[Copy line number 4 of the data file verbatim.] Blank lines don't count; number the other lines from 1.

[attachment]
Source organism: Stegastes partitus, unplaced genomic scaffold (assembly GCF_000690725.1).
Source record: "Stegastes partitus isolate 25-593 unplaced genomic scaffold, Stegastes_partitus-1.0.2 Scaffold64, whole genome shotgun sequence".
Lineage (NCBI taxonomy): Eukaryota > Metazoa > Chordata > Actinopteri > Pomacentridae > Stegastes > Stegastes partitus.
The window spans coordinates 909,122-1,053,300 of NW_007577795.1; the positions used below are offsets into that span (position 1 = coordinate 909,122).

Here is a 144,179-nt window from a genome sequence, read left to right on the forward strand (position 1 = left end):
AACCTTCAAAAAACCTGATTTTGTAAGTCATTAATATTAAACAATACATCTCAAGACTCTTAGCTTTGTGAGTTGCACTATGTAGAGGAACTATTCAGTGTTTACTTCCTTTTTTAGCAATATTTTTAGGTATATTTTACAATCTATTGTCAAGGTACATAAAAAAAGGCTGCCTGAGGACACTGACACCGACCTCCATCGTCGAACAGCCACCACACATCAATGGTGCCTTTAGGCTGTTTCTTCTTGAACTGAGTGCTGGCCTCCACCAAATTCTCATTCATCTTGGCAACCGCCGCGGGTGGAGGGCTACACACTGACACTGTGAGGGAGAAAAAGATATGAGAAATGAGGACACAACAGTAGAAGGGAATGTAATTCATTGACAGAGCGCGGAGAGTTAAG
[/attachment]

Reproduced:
The window spans coordinates 909,122-1,053,300 of NW_007577795.1; the positions used below are offsets into that span (position 1 = coordinate 909,122).